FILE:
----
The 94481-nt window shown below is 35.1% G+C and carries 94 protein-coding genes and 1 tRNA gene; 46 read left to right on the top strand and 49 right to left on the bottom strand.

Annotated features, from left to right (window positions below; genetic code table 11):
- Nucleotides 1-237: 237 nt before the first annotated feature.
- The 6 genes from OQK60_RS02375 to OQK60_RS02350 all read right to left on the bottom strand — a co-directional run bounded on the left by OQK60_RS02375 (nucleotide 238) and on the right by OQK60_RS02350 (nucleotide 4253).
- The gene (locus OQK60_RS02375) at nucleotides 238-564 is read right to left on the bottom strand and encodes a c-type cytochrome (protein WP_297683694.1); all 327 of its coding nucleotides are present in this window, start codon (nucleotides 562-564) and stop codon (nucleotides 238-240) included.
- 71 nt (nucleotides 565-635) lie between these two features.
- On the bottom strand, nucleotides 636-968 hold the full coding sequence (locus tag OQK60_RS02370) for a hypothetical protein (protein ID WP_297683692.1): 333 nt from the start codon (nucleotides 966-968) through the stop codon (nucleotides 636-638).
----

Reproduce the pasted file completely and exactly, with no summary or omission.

The 94481-nt window shown below is 35.1% G+C and carries 94 protein-coding genes and 1 tRNA gene; 46 read left to right on the top strand and 49 right to left on the bottom strand.

Annotated features, from left to right (window positions below; genetic code table 11):
- Nucleotides 1-237: 237 nt before the first annotated feature.
- The 6 genes from OQK60_RS02375 to OQK60_RS02350 all read right to left on the bottom strand — a co-directional run bounded on the left by OQK60_RS02375 (nucleotide 238) and on the right by OQK60_RS02350 (nucleotide 4253).
- The gene (locus OQK60_RS02375) at nucleotides 238-564 is read right to left on the bottom strand and encodes a c-type cytochrome (protein WP_297683694.1); all 327 of its coding nucleotides are present in this window, start codon (nucleotides 562-564) and stop codon (nucleotides 238-240) included.
- 71 nt (nucleotides 565-635) lie between these two features.
- On the bottom strand, nucleotides 636-968 hold the full coding sequence (locus tag OQK60_RS02370) for a hypothetical protein (protein ID WP_297683692.1): 333 nt from the start codon (nucleotides 966-968) through the stop codon (nucleotides 636-638).